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. . . And when everything has passed by–; when everything has run its full course: the herd mentality, the bliss of mass rallies at which slogans are shouted and flags are waived; when this illness of our times, which transforms through its lies the baser qualities of the people into noble ones, has passed on; when the people are perhaps not smarter, but are tired; when all the engagements over fascism have been fought to their conclusion and the last liberal emigrants have left our shores–:
Then, one day it will suddenly become fashionable to be a liberal.
And then someone will arise who will make a thundering discovery: he will discover the Individual. He will say: There is an organism, called the human being, and our life revolves around him. Whether he is happy, that is the question. That he is free—that is the object. Groups are something secondary. The State is something secondary. We should not be focused on the success of the State, but rather of the Individual.
The man who speaks in this manner will produce a great effect on his audience. The people will cheer these themes and will say: “That’s something new! What courage! We’ve never heard anything quite like that before! A new era of humanity is coming! What a genius we have among us! A new way of thinking is born–!”
His books will be bestsellers, or more precisely the books of his imitators, since the first is of course always a bit of a dim bulb.
And this new theory will have its way: a hundred thousand black, brown and red shirts will be driven to the margins and onto the dust heap. And the people will once more have the courage to be themselves, without majority decrees and without fear of the State, before which they had knuckled under like whipped dogs. And that will continue, until one day. . .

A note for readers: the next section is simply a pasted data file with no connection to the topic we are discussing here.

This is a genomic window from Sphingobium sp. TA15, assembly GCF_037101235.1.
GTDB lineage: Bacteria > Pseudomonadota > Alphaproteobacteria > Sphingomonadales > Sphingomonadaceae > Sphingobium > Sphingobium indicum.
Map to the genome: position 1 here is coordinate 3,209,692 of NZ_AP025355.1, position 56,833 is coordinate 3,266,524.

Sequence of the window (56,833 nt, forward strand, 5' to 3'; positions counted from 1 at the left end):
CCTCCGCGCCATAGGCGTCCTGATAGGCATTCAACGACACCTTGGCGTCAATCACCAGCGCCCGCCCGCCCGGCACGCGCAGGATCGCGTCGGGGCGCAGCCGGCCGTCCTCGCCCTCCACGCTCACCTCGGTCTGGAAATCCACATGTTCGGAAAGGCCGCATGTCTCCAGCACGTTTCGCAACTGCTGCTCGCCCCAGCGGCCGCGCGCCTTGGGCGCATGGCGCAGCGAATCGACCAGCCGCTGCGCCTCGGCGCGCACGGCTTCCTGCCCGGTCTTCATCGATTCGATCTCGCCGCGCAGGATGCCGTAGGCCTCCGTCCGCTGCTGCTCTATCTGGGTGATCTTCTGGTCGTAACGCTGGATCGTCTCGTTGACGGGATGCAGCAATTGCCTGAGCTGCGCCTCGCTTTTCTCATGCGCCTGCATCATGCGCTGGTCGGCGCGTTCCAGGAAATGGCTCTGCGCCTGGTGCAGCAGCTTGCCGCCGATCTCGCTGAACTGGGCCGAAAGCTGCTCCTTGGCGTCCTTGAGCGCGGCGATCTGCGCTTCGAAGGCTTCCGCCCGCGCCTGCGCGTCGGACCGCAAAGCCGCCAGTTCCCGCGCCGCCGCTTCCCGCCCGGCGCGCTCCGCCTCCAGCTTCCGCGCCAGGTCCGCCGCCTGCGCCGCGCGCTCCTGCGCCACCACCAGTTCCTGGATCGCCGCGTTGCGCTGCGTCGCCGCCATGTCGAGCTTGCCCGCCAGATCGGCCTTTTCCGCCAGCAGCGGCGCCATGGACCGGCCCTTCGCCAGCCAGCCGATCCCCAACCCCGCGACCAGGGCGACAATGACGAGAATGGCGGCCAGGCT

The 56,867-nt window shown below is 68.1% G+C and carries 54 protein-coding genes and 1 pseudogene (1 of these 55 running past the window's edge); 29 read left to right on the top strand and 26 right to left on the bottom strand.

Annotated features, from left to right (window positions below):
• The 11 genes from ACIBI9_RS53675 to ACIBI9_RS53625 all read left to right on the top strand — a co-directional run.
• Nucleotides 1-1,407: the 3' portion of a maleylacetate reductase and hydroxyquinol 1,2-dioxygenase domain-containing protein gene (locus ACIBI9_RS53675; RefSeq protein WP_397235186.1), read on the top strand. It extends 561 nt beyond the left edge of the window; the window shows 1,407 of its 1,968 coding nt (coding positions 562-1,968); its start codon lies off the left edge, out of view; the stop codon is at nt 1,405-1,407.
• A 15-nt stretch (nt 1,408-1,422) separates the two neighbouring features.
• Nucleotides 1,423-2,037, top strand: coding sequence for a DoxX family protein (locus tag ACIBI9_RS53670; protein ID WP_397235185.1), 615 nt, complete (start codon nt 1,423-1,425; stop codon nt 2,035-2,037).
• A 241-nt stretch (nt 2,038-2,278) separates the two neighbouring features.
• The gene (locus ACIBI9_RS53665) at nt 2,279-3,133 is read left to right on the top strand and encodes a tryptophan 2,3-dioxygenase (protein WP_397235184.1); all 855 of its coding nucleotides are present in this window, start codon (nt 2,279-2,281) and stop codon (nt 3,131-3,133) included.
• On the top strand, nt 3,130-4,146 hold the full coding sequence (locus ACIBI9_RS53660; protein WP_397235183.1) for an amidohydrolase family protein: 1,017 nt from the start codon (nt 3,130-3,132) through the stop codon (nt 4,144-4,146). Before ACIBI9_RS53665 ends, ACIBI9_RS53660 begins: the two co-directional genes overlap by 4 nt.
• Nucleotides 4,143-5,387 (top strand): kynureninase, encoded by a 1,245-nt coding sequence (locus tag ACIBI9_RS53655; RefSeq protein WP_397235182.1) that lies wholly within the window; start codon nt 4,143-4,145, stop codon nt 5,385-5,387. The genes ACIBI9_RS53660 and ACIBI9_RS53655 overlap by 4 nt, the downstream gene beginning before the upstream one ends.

–Kurt Tucholsky, Blick in ferne Zukunft (1931) in: Gesammelte Werke, vol. 5, p. 212-13 (1972)(S.H. transl.)
More from Scott Horton:
Conversation — March 30, 2016, 3:44 pm
Joseph Hickman discusses his new book, The Burn Pits, which tells the story of thousands of U.S. soldiers who, after returning from Iraq and Afghanistan, have developed rare cancers and respiratory diseases.
Freddie Gray’s relatives arrived for the trial in the afternoon, after the prep-school kids had left. By their dress, they seemed to have just gotten off work in the medical and clerical fields. The family did not appear at ease in the courtroom. They winced and dropped their heads as William Porter and his fellow officer Zachary Novak testified to opening the doors of their police van last April and finding Freddie paralyzed, unresponsive, with mucus pooling at his mouth and nose. Four women and one man mournfully listened as the officers described needing to get gloves before they could touch him.
The first of six Baltimore police officers to be brought before the court for their treatment of Freddie Gray, a black twenty-five-year-old whose death in their custody was the immediate cause of the city’s uprising last spring, William Porter is young, black, and on trial. Here in this courtroom, in this city, in this nation, race and the future seem so intertwined as to be the same thing.
Average speed of Heinz ketchup, from the mouth of an upended bottle, in miles per year:
After studying the fall of 64,000 individual raindrops, scientists found that some small raindrops fall faster than they ought to.
The Playboy mansion in California was bought by the heir to the Twinkie fortune, and a New Mexico man set fire to his apartment to protest his neighbors’ loud lovemaking.
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“Matt was happy enough to sustain himself on the detritus of a world he saw as careening toward self-destruction, and equally happy to scam a government he despised. 'I’m glad everyone’s so wasteful,' he told me. 'It supports my lifestyle.'”